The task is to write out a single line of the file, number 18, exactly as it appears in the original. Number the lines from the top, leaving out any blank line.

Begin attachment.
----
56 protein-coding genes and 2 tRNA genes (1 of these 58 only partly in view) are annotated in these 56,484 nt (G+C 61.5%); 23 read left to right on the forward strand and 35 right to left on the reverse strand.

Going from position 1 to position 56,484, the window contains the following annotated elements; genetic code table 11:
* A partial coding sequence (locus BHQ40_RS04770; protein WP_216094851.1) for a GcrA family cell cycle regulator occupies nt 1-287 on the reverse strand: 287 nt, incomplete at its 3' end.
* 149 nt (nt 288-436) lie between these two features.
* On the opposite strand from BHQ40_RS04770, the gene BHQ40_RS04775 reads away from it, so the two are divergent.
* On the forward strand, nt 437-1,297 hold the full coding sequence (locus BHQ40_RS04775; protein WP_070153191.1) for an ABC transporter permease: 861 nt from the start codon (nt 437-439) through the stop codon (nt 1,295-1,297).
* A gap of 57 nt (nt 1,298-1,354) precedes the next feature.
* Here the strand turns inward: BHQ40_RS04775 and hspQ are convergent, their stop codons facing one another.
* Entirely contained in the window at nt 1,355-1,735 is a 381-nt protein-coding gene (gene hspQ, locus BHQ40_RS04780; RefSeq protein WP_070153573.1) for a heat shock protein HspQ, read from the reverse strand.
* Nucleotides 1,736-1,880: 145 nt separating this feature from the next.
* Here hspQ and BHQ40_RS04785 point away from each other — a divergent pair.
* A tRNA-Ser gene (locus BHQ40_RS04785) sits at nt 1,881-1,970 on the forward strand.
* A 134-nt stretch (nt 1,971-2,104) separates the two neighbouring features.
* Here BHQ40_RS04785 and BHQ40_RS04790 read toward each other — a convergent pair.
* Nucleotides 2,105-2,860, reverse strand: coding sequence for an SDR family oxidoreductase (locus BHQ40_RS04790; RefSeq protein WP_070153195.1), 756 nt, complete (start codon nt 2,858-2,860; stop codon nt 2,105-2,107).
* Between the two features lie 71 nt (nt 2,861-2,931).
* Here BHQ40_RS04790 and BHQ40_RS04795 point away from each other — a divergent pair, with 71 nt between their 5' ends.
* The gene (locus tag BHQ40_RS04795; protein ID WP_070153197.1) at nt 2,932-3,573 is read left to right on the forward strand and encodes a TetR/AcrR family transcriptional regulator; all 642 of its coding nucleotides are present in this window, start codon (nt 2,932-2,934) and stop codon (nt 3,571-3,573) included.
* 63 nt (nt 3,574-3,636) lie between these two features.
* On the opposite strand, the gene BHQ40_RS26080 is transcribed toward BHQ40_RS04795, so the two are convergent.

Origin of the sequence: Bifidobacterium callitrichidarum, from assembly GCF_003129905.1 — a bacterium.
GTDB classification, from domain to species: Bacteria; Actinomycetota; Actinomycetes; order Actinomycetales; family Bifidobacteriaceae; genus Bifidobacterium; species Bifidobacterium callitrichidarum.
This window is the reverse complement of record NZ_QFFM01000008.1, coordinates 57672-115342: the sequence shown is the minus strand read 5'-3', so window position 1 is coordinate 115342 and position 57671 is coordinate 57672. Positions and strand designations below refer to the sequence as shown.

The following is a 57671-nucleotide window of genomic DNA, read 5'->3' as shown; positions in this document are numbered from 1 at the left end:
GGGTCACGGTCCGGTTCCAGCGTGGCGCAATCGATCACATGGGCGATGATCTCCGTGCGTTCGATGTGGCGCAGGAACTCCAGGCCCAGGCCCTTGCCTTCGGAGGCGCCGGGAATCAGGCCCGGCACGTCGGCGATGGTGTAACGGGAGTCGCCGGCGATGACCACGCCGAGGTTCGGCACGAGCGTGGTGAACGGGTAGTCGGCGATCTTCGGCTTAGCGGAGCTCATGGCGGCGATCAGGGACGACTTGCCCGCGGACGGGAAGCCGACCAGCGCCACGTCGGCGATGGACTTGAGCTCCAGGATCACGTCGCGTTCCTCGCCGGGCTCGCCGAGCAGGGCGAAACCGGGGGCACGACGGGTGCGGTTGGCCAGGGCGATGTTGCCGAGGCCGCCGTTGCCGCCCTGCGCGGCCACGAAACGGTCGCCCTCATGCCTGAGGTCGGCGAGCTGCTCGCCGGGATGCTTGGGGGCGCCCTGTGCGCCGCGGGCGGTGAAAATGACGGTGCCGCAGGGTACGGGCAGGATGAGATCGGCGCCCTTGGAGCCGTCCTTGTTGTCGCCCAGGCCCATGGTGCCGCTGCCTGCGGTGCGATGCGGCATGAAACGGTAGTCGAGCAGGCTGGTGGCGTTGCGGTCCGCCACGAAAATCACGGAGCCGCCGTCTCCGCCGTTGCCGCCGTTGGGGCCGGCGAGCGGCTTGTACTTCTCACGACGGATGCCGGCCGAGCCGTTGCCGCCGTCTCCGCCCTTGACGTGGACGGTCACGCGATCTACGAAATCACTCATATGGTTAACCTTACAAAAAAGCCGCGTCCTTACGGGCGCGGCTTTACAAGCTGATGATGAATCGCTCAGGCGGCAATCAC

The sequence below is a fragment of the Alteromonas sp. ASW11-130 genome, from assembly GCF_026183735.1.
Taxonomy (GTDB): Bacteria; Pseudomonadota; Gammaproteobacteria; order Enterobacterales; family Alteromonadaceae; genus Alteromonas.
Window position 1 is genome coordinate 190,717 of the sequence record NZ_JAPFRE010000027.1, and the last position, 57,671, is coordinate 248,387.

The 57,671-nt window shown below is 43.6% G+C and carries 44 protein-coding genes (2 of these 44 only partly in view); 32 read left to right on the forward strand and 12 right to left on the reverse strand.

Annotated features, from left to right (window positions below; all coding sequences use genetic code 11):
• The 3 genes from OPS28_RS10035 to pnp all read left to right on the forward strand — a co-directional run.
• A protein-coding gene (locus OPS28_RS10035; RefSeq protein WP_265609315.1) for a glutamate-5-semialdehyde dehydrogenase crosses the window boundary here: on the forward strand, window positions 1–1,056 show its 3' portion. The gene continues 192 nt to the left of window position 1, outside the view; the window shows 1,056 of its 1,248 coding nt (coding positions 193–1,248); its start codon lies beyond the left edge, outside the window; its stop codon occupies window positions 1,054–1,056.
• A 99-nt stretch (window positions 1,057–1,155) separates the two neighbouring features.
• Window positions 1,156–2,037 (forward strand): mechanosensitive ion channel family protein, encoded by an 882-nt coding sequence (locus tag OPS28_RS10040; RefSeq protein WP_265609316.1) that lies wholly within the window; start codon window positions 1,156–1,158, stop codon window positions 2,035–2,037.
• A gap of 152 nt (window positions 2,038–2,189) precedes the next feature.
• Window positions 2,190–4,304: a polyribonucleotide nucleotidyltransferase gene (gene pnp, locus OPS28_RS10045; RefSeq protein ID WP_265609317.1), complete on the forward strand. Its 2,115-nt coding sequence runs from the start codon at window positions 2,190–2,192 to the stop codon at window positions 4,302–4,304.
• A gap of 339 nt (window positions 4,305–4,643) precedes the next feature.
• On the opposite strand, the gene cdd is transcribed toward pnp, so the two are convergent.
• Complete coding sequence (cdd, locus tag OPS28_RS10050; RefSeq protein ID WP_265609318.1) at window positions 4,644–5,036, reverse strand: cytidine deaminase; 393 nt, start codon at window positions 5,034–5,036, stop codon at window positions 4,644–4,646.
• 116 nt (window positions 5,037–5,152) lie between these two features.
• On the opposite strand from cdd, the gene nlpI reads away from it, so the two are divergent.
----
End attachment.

* The gene (locus tag BHQ40_RS04795; protein ID WP_070153197.1) at nt 2,932-3,573 is read left to right on the forward strand and encodes a TetR/AcrR family transcriptional regulator; all 642 of its coding nucleotides are present in this window, start codon (nt 2,932-2,934) and stop codon (nt 3,571-3,573) included.